Thursday, January 18, 2007

Felt “Absolute Classic Masterpieces Volume 1” (Cherry Red 1992)

I was first introduced to Felt by my friend Faith in August of 2004. We were shooting the shit online, when she IMed me their final album, Me and a Monkey on the Moon. I tried to give it an honest listen, but I was not in the mood. You see, my spirits were high: I was in a serious relationship and was preparing for a move to Paris. Lawrence Hayward’s warbling voice and depressing lyrics were rain on my parade and therefore I could not be bothered.

Fast forward three months later…
The twin pressures of maintaining a long distance relationship and an early Continental winter quickly led me to reexamine Felt’s place in my universe.

In retrospect, my teaching experience was nowhere nearly as nightmarish as I sometimes describe it. I was just terribly lonely most of the time. Either way, I didn’t want to waste a year moping, so I spent every free moment exploring my new surroundings. I hung out at art galleries, monuments and used bookshops on the Left Bank. I also spent a good deal of time was spent borrowing CDs from local libraries. I would take out up to ten discs from as many as four libraries at a time, copy them onto my laptop, and promptly return them by the end of the week. It was miserable for my back, but in the long run, it was worth the pain. By the end of my stay, I added 200+ discs to my collection; many of them unavailable or long out of print in the United States.
By late October, I had overplayed Me and a Monkey on the Moon and was desperate to hear more. Sadly, their original albums proved elusive (in the libraries and in the record shops) so I had to settle for two best ofs to get my fix.
Absolute Classic Masterpieces is a retrospective of Felt’s decade-long spell in the indie ghetto. Volume 1 covers their tenure at Cherry Red Records, while the double-disc Volume 2 includes singles and album tracks released on Creation Records. For the sake of time, I’m going to focus on Volume 1 and leave the Creation era stuff for a piece on great labels of the past.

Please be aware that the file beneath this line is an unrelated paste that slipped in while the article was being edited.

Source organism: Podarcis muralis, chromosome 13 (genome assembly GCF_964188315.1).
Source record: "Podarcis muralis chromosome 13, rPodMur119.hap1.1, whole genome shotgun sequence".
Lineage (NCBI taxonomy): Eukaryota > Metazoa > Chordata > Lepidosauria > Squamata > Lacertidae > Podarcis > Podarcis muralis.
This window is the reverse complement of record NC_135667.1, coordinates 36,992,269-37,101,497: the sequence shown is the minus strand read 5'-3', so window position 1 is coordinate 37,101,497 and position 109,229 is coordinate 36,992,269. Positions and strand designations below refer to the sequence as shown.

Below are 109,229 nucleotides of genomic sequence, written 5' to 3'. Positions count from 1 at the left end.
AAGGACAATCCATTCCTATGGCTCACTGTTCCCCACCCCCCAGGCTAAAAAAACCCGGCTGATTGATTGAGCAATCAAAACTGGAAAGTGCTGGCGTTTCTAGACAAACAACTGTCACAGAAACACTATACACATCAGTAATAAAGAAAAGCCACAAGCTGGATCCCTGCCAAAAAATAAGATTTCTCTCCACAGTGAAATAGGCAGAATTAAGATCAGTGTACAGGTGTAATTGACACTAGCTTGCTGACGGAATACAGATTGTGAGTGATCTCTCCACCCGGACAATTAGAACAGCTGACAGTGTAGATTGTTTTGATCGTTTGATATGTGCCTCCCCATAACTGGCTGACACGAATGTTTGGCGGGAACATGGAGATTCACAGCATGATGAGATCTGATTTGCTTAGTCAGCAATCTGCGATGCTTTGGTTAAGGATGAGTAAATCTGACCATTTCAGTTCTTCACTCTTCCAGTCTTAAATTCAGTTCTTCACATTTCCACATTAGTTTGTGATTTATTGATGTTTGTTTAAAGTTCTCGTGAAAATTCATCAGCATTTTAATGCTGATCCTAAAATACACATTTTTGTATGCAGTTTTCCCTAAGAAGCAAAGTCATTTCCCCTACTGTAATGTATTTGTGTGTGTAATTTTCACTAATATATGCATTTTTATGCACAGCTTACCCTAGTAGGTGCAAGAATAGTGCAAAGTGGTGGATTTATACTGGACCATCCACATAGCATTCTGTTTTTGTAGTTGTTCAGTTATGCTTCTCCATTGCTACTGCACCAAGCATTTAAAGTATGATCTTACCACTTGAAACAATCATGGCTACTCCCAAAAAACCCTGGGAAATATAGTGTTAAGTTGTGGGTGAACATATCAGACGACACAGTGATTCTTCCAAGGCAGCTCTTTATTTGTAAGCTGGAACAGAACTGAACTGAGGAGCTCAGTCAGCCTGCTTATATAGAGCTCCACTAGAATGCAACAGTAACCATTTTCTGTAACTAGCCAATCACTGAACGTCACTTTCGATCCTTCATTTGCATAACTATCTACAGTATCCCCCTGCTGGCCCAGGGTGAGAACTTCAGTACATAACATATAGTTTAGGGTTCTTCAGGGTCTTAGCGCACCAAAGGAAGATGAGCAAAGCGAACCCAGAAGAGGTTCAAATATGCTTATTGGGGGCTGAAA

Before I begin, I should point out that Volume 1 is sequenced in reverse chronological order. This is a minor grievance, considering the quality of the music, but some people dislike working backwards when tracking a band’s progress.

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I once read that Belle & Sebastian were heavily influenced by Felt. This tidbit of misinformation led me down a road of confusion and disappointment when I first heard Felt. Musically, the two groups have little in common. Where B&S are busy and ramshackle, Felt was tight and minimalist. Volume 1 does a fine job of confirming the dissimilarity between the two groups.
(EDITOR’S NOTE: It should be noted that both groups are notoriously guarded about their private lives and little is known about individual members. It seems to me that B&S were fascinated by the enigmatic nature of Felt and sought to be as difficult with the press during their early years in the mid 1990s. Go on; try to find one article about them from 1996-7 that isn’t rife with rumors and hearsay about the group’s identity.)

Early songs by Felt, such as “Trails of Colour Dissolve” and “Templeroy,” were undeniably the product of Lawrence’s obsession with Television, Lou Reed and DIY punk ethics. His vocal inflections and strange choices for lyrical subject matter and song titles betray a heavy influence of mid 70s New York. But without a counterweight to Lawrence’s rather obvious influences, Felt would’ve been another blip in the UK indie landscape. Enter Maurice Deebank, the classically trained foil to the self-taught, punk rock Lawrence. Deebank’s delicate arpeggios meshed seamlessly with Lawrence’s minimalist strumming, creating a sound unlike any early 1980s guitar group.
Their unique guitar interplay is best evidenced on the opening track, “Primitive Painters.” This mini-epic sports a heavily drawled and self-depreciative vocal by Lawrence and is bolstered by exceptional performances by Deebank and keyboardist Martin Duffy. This was the first Felt song to receive any significant attention; even though it sounds unlike they’d recorded previously. This can be attributed to the production work of Cocteau Twin Robin Guthrie and partner/bandmate Liz Frazier, who provided the soaring background vocal. In any case, disregard the indie politics and play this song at a very high volume on a large set of speakers. You will be breathtaken. I promise.

The song that really got me hooked on this compilation was “Penelope Tree.” Named for a 1960s model that Lawrence saw in an oversized special edition of Vogue, it is everything brilliant about Felt summarized in two minutes and fifty-seven seconds. The first thing you notice is the absence of cymbals. During the early years, drummer Garry Ainge played a very simple kit, creating a sound that was not unlike the Velvet Underground’s Maureen Tucker. The dry percussive drumming, coupled with jangling guitars, creates a stark and moody song that pretty much describes my lonesome expatriate life. I spent many cold nights wandering the streets of Paris listening to that song on repeat and just wishing that I was somewhere else.